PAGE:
The major achievement of research work is that we successfully observed the frictional instabilities and AE events for sheared granular materials, and one representative experimental result is shown in Figure 1. Based on the studies, several research findings have been published on the journal of Engineering Geology (2016, 210: 93-102) and Geophysical Research Letters (2017, 44(6): 2782-2791). and the addressed scientific concerns are presented as follows.
(1) Do the frictional instabilities and AE events depend on the particle size and shear speed?
With decreasing particle size or increasing shear speed, the frictional behavior of granular materials transitions from unstable instability to stable sliding. In the unstable instability regimes, experimental results show that there is a strong correlation between frictional instabilities and AE events (Figure 1). The magnitudes of stress drops and the amplitudes of AE waveforms increase with particle size, but decrease with shear speed following power-law relations. The stress drops increase logarithmically with increasing recurrence interval of instability events but the frictional instability rate decreases with decreasing particle size. The mean number of AE events per second increase with shear speed. The primary frequency bands of recorded AEs are characterized in tens of kHz range for sheared granular materials. We concluded that the slip between particles is the only cause of observed frictional instabilities and recorded AEs.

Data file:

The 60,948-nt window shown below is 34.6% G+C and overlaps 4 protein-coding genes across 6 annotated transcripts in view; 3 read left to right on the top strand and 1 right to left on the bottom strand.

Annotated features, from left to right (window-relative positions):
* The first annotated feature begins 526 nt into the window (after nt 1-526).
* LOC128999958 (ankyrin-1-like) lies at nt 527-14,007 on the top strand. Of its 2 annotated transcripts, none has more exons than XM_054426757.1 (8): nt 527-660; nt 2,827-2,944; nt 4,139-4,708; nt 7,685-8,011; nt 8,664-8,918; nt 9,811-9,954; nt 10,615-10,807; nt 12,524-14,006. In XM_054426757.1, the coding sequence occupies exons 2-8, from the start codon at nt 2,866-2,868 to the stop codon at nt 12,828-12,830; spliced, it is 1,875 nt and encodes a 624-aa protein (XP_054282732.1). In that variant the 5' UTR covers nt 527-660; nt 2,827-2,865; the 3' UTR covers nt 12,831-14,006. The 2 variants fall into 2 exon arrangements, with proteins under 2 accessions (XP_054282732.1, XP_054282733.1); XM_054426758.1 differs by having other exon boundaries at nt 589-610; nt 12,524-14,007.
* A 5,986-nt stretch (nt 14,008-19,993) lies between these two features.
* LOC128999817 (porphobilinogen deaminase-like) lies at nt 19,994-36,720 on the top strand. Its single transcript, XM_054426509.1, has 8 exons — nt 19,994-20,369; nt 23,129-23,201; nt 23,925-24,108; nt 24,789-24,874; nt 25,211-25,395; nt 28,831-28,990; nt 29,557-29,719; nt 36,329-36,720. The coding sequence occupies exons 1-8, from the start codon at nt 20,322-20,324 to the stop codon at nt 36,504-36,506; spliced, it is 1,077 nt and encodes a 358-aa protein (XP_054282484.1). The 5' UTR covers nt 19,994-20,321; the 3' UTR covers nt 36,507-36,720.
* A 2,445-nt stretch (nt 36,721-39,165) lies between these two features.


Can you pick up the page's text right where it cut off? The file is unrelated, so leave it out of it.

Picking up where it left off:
(2) Whether the AE events are precursors or resultant phenomena of mechanical failures?
We experimentally evidenced that ultrasonic amplitudes increase prior to the mechanical failure and local failures can transiently trigger the global failure. By analyzing the time-sequence between recorded AEs and mechanical failures, we found that the onsets of AE amplitudes precede the impending global mechanical failures (Figure 1D). This time sequence indicates that local failure within the grain mass occurs first, and results in the generation of AEs. Therefore, we concluded that such AEs can generate ultrasonic vibrations among the grains, which can trigger more failures along the local force chains, and finally lead to the impending global failure.
(3) How the frictional instability affect the landslide motions?
We contributed a scientific knowledge of better understanding landslide dynamics. The frictional instability phenomenon shows that the energy needed for the landsliding debris to overcome the shear resistance will be less than that estimated from the stable sliding. In this case, the occurrence of frictional instability will have greater potential to elevate the mobility of displaced landslide materials.
Figure 1. One selected our result for glass beads. (A): observed shear resistance; (B): monitored acoustic emission; (C): recorded vertical displacement; (D): event sequence between shear resistance and spectrum of AEs.